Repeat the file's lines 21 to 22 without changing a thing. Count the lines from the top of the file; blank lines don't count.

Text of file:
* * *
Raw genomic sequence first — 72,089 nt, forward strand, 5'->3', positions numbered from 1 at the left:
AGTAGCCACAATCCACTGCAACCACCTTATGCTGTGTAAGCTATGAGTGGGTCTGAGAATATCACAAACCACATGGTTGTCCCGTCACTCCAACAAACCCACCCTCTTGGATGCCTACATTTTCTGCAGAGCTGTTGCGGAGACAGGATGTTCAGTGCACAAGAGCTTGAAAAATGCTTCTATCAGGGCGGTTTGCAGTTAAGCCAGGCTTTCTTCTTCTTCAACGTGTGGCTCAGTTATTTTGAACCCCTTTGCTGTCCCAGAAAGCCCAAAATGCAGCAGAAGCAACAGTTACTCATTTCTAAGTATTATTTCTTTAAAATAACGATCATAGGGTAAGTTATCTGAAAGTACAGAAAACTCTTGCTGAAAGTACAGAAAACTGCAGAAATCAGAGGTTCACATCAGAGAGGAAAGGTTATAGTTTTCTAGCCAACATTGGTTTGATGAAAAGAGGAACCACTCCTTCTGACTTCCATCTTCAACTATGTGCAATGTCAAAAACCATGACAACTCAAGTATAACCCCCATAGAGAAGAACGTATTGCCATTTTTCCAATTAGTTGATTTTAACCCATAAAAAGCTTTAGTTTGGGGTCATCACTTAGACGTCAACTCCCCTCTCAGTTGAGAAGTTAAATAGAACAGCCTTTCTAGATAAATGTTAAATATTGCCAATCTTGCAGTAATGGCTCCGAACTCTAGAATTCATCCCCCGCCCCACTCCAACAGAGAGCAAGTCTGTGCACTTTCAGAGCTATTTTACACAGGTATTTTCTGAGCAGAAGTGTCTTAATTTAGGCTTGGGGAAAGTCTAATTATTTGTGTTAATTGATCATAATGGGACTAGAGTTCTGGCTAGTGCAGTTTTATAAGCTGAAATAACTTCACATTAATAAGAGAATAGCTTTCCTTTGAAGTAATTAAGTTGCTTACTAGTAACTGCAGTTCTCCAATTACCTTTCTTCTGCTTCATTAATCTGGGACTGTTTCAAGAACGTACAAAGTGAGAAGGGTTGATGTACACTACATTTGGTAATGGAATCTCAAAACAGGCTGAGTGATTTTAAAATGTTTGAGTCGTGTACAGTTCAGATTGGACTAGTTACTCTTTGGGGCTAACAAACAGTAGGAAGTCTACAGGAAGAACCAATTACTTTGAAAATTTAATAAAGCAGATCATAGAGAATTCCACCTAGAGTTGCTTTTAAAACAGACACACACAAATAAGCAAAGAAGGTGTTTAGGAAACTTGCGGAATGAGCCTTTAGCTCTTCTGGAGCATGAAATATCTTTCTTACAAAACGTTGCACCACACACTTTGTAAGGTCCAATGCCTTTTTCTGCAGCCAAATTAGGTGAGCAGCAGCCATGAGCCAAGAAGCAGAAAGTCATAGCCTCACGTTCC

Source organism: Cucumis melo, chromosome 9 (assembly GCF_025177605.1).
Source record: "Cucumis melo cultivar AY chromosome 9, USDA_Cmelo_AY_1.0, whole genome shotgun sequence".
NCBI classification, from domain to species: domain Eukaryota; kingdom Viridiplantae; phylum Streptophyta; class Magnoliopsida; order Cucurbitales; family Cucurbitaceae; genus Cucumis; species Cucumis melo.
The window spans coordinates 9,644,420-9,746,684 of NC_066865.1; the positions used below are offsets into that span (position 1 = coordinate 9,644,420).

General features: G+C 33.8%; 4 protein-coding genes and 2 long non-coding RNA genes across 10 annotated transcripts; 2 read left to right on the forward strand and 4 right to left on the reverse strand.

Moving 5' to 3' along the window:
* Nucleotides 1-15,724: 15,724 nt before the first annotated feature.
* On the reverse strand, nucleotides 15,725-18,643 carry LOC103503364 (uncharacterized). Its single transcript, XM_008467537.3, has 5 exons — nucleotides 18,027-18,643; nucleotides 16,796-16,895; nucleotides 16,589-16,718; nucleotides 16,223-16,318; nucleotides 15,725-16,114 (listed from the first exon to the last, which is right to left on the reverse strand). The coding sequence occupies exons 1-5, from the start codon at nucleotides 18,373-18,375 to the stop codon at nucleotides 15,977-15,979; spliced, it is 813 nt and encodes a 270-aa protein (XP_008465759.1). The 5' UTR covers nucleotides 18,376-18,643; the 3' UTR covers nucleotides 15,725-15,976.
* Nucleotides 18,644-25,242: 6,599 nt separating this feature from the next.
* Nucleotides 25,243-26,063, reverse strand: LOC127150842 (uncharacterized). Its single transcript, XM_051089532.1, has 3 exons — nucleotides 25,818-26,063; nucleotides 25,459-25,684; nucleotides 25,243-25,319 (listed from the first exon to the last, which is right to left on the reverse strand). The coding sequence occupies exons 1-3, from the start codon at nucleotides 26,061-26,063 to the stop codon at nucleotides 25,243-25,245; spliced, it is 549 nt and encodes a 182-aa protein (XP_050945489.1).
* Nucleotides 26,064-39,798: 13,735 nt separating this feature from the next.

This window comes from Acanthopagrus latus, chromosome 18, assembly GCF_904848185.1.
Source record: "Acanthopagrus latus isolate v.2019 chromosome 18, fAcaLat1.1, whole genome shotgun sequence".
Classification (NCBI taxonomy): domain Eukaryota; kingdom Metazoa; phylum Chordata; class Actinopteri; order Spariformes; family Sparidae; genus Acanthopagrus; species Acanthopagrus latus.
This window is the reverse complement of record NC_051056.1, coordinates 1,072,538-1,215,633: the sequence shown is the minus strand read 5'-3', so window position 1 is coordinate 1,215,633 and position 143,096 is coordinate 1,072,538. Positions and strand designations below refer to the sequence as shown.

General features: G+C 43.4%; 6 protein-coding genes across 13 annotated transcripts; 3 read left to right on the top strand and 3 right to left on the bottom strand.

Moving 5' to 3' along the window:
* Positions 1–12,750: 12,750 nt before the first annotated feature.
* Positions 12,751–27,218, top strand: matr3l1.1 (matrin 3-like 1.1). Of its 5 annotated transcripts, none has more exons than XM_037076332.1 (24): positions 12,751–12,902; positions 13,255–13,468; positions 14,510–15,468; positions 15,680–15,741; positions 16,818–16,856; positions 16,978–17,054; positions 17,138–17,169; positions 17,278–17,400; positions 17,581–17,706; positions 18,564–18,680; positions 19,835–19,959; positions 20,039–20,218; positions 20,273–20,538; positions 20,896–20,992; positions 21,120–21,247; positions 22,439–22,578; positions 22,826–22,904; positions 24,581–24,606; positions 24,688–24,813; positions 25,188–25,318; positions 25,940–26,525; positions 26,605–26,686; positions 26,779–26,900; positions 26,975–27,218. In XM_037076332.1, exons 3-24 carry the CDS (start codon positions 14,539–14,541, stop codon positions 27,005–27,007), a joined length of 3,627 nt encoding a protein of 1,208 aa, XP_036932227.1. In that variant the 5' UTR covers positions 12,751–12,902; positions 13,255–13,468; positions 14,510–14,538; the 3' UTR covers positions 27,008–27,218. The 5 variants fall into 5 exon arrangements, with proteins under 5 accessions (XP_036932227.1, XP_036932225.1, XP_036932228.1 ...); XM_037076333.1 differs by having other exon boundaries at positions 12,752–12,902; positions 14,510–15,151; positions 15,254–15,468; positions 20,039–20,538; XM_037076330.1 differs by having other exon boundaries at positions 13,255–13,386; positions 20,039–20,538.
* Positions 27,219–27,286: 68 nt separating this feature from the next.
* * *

* Positions 12,751–27,218, top strand: matr3l1.1 (matrin 3-like 1.1). Of its 5 annotated transcripts, none has more exons than XM_037076332.1 (24): positions 12,751–12,902; positions 13,255–13,468; positions 14,510–15,468; positions 15,680–15,741; positions 16,818–16,856; positions 16,978–17,054; positions 17,138–17,169; positions 17,278–17,400; positions 17,581–17,706; positions 18,564–18,680; positions 19,835–19,959; positions 20,039–20,218; positions 20,273–20,538; positions 20,896–20,992; positions 21,120–21,247; positions 22,439–22,578; positions 22,826–22,904; positions 24,581–24,606; positions 24,688–24,813; positions 25,188–25,318; positions 25,940–26,525; positions 26,605–26,686; positions 26,779–26,900; positions 26,975–27,218. In XM_037076332.1, exons 3-24 carry the CDS (start codon positions 14,539–14,541, stop codon positions 27,005–27,007), a joined length of 3,627 nt encoding a protein of 1,208 aa, XP_036932227.1. In that variant the 5' UTR covers positions 12,751–12,902; positions 13,255–13,468; positions 14,510–14,538; the 3' UTR covers positions 27,008–27,218. The 5 variants fall into 5 exon arrangements, with proteins under 5 accessions (XP_036932227.1, XP_036932225.1, XP_036932228.1 ...); XM_037076333.1 differs by having other exon boundaries at positions 12,752–12,902; positions 14,510–15,151; positions 15,254–15,468; positions 20,039–20,538; XM_037076330.1 differs by having other exon boundaries at positions 13,255–13,386; positions 20,039–20,538.
* Positions 27,219–27,286: 68 nt separating this feature from the next.